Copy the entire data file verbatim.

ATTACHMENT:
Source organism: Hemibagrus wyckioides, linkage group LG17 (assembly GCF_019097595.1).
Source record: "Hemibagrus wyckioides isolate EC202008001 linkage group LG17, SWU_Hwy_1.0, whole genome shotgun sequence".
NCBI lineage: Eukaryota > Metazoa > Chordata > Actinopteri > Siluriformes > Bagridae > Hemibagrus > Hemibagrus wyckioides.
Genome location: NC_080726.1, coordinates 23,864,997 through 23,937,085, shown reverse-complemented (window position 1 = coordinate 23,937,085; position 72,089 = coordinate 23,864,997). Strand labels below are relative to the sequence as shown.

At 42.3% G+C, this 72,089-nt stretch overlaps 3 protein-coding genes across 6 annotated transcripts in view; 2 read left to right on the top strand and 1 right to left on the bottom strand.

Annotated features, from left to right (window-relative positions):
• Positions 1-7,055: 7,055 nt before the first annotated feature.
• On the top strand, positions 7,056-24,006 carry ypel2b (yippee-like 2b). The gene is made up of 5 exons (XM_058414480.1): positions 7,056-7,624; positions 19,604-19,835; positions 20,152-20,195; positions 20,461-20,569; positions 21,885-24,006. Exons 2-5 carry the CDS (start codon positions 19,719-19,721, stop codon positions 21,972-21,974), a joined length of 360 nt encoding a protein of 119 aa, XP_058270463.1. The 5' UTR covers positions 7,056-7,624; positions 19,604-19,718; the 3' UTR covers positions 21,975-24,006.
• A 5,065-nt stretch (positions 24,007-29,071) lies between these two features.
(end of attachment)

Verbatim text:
Source organism: Hemibagrus wyckioides, linkage group LG17 (assembly GCF_019097595.1).
Source record: "Hemibagrus wyckioides isolate EC202008001 linkage group LG17, SWU_Hwy_1.0, whole genome shotgun sequence".
NCBI lineage: Eukaryota > Metazoa > Chordata > Actinopteri > Siluriformes > Bagridae > Hemibagrus > Hemibagrus wyckioides.
Genome location: NC_080726.1, coordinates 23,864,997 through 23,937,085, shown reverse-complemented (window position 1 = coordinate 23,937,085; position 72,089 = coordinate 23,864,997). Strand labels below are relative to the sequence as shown.

At 42.3% G+C, this 72,089-nt stretch overlaps 3 protein-coding genes across 6 annotated transcripts in view; 2 read left to right on the top strand and 1 right to left on the bottom strand.

Annotated features, from left to right (window-relative positions):
• Positions 1-7,055: 7,055 nt before the first annotated feature.
• On the top strand, positions 7,056-24,006 carry ypel2b (yippee-like 2b). The gene is made up of 5 exons (XM_058414480.1): positions 7,056-7,624; positions 19,604-19,835; positions 20,152-20,195; positions 20,461-20,569; positions 21,885-24,006. Exons 2-5 carry the CDS (start codon positions 19,719-19,721, stop codon positions 21,972-21,974), a joined length of 360 nt encoding a protein of 119 aa, XP_058270463.1. The 5' UTR covers positions 7,056-7,624; positions 19,604-19,718; the 3' UTR covers positions 21,975-24,006.
• A 5,065-nt stretch (positions 24,007-29,071) lies between these two features.